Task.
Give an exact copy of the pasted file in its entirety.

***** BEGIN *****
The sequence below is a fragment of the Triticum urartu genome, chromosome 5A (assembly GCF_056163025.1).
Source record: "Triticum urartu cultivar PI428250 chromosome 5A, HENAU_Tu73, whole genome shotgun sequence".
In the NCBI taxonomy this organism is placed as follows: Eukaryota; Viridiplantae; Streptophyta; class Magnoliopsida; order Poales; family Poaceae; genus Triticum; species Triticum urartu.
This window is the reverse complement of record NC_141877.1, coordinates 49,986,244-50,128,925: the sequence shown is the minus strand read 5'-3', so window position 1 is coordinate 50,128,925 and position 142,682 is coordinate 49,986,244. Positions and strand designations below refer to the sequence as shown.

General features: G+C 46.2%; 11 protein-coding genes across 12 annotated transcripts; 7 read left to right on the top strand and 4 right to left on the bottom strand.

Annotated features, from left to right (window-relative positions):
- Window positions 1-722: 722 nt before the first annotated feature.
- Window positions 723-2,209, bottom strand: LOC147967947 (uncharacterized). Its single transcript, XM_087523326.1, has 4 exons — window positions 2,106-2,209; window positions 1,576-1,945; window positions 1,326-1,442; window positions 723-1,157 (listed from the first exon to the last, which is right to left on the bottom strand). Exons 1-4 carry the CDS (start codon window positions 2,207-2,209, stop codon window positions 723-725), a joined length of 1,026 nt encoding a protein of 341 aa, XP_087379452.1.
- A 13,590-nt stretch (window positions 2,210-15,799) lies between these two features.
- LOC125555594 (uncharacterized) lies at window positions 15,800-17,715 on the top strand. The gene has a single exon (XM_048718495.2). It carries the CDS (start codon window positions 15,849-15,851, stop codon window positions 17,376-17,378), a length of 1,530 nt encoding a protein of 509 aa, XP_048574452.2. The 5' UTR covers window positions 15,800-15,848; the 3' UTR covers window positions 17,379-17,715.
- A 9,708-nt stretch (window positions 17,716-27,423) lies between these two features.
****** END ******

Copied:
The sequence below is a fragment of the Triticum urartu genome, chromosome 5A (assembly GCF_056163025.1).
Source record: "Triticum urartu cultivar PI428250 chromosome 5A, HENAU_Tu73, whole genome shotgun sequence".
In the NCBI taxonomy this organism is placed as follows: Eukaryota; Viridiplantae; Streptophyta; class Magnoliopsida; order Poales; family Poaceae; genus Triticum; species Triticum urartu.
This window is the reverse complement of record NC_141877.1, coordinates 49,986,244-50,128,925: the sequence shown is the minus strand read 5'-3', so window position 1 is coordinate 50,128,925 and position 142,682 is coordinate 49,986,244. Positions and strand designations below refer to the sequence as shown.

General features: G+C 46.2%; 11 protein-coding genes across 12 annotated transcripts; 7 read left to right on the top strand and 4 right to left on the bottom strand.

Annotated features, from left to right (window-relative positions):
- Window positions 1-722: 722 nt before the first annotated feature.
- Window positions 723-2,209, bottom strand: LOC147967947 (uncharacterized). Its single transcript, XM_087523326.1, has 4 exons — window positions 2,106-2,209; window positions 1,576-1,945; window positions 1,326-1,442; window positions 723-1,157 (listed from the first exon to the last, which is right to left on the bottom strand). Exons 1-4 carry the CDS (start codon window positions 2,207-2,209, stop codon window positions 723-725), a joined length of 1,026 nt encoding a protein of 341 aa, XP_087379452.1.
- A 13,590-nt stretch (window positions 2,210-15,799) lies between these two features.
- LOC125555594 (uncharacterized) lies at window positions 15,800-17,715 on the top strand. The gene has a single exon (XM_048718495.2). It carries the CDS (start codon window positions 15,849-15,851, stop codon window positions 17,376-17,378), a length of 1,530 nt encoding a protein of 509 aa, XP_048574452.2. The 5' UTR covers window positions 15,800-15,848; the 3' UTR covers window positions 17,379-17,715.
- A 9,708-nt stretch (window positions 17,716-27,423) lies between these two features.